Modern WordPress – Yikes!

I’ve done my fair share of whining and grumbling over the current state of WordPress. I simply find it difficult to know the best approach for creating a custom block theme. Do we roll it from scratch? Do we base it off the default Twenty Twenty-Four theme? There’s no good example the same way we were consistently encouraged to go with one of three options: roll your own with a stylesheet and index file, build off another in a child theme, or either pluck something from the Theme Directory or pay for a commercial offering.

By way of Kevin Powell’s newsletter, WordPress developer Dave Bushell wrote a fantastic piece that put words to what I have been unable to effectively articulate about the hot mess that is WordPress theming here in 2024. As far as templating, we can largely forget the Template Hierarchy:

So as a developer, what if you’re asked to change the header template? What happens if you edit parts/header.html*crickets* — that file is not a real template. It’s just a placeholder or reference that may be copied into the database. Once it is, it’s game over.

So how are you supposed to edit templates consistently?

That’s the neat thing, you don’t!


I think most developers still imagine WordPress themes as PHP templates. Mercifully, you can still do it that way, but what on earth is this new stuff?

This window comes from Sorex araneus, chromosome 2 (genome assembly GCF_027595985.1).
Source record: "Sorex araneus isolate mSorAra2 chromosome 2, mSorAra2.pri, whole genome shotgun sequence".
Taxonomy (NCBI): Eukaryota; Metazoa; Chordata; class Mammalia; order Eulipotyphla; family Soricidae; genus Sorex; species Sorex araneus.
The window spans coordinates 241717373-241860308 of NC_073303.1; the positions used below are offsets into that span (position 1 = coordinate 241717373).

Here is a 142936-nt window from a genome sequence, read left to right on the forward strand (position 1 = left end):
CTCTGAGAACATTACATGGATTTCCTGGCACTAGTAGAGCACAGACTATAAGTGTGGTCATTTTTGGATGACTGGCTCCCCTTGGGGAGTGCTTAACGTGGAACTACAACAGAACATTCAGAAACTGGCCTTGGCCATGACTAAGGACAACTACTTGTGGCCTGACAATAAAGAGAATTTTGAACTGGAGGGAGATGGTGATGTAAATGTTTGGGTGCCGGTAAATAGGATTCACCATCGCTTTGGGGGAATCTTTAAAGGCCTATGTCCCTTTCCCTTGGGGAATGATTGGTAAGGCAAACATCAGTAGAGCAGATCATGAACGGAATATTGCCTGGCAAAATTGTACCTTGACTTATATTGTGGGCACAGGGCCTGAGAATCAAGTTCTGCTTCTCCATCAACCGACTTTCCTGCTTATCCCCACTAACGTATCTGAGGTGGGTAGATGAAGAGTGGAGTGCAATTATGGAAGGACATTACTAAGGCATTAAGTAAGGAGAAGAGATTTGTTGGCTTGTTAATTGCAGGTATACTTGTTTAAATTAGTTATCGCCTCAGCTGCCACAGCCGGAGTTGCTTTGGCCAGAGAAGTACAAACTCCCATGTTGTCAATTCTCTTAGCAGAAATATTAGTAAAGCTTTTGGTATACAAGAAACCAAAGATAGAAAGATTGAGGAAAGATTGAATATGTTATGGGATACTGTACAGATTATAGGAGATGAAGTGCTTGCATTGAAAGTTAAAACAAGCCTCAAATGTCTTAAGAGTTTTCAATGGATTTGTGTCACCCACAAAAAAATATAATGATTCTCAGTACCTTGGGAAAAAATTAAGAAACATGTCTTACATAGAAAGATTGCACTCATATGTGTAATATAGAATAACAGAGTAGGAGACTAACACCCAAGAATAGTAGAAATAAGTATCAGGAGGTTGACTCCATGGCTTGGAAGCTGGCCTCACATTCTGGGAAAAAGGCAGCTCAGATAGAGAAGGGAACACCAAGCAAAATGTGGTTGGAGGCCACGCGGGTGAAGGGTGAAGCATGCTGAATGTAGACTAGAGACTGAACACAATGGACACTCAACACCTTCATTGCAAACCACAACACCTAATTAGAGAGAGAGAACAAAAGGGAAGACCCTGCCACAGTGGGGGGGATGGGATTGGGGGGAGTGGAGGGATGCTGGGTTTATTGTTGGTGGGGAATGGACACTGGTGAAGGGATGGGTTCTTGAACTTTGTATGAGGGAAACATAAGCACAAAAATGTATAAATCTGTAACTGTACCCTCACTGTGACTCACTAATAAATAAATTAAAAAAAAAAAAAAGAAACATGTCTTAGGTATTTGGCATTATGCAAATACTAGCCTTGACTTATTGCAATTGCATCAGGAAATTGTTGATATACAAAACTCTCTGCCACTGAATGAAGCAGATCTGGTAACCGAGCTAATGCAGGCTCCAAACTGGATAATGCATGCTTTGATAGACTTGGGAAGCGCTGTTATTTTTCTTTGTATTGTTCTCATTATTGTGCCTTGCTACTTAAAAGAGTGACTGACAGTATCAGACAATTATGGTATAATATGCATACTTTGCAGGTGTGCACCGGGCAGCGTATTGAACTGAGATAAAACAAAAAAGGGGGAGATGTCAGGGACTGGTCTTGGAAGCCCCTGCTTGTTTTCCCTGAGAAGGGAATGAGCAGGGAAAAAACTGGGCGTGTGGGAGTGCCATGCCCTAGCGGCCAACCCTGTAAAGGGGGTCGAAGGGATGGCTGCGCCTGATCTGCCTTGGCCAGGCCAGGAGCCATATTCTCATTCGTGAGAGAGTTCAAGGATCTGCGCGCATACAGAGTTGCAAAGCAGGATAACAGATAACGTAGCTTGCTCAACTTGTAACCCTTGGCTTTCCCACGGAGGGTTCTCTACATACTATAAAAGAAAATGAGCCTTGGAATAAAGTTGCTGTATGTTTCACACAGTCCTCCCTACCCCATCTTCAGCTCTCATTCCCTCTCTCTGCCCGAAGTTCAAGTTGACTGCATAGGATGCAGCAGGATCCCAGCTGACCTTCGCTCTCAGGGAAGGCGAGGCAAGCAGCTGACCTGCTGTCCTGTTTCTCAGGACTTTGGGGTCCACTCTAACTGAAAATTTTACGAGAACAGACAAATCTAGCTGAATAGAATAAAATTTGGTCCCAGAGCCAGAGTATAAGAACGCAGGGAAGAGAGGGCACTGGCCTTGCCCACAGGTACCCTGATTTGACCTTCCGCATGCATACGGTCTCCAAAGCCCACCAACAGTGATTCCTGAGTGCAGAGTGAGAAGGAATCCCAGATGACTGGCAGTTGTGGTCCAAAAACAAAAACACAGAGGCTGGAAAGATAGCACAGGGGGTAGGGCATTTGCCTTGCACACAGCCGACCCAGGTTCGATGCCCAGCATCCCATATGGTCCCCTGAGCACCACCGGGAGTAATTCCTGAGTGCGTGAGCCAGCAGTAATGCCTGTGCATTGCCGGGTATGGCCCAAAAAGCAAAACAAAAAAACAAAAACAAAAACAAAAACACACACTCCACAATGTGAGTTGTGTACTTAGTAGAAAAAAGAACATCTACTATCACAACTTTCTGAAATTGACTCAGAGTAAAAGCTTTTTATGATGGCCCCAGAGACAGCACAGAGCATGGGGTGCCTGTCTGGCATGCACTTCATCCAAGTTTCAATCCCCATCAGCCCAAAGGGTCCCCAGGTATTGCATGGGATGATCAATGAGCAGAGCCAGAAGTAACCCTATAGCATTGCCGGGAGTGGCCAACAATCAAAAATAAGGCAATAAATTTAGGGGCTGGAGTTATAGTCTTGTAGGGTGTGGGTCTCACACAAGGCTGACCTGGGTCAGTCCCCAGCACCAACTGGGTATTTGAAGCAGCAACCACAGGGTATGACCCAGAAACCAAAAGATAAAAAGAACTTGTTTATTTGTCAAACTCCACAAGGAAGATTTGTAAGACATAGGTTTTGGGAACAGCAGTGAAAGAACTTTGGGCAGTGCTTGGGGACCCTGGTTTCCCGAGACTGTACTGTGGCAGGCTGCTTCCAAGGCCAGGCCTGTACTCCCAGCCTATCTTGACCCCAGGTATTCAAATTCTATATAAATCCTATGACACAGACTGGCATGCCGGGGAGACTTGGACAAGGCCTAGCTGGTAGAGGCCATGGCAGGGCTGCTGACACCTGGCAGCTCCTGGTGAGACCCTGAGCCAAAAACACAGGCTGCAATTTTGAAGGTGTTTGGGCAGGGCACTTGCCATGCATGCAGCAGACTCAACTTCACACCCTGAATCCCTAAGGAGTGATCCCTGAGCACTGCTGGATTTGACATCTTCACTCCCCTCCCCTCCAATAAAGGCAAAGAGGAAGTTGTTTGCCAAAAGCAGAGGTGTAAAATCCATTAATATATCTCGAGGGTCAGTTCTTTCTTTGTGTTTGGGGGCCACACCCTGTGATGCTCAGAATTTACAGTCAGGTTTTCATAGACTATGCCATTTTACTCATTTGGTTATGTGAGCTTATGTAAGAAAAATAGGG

David Bushell, “Modern WordPress – Yikes!”

And what about styling?

Some of these styles are hard-coded, others are generated. Some styles exist in files, others in the database. The combined CSS is a tangled mess that all gets inlined into the rendered page. In what order? Who knows. And then bugs crop up so you can never be quite sure.

David Bushell, “Modern WordPress – Yikes!”

Part of me wants play WordPress apologist and explain how this mishmash of approaches is a testament to WordPress to make things as flexible as possible while appeasing a target audience that fails to distinguish between developers and non-developers. But that can’t be true. Simplicity requires making firm decisions with clear directions in order to establish guardrails that prevent developers like me from tripping all over myself. I think many of us were hoping that Twenty Twenty-Four was going to be the North Star we need start modeling our work.

From David’s follow-up:

I tried with Gutenberg, I really did. The Gutenberg block editor was released in version 5.0 December 2018. For over five years I tried. I went all-in from day one. I’ve built dozens of bespoke WordPress themes fully embracing the block editor. Gutenberg is a failed experiment. The core architecture of WordPress is a broken, tangled, unmaintainable mess.

David Bushell, “Modern WordPress – An Update”

Le sigh.

✏️ Handwritten by Geoff Graham on May 13, 2024


  1. # May 15, 2024

    I believe that way is the true modern WordPress. With composer and using PHP standards.

    I like Gutenberg but as a content editor not a full page builder.


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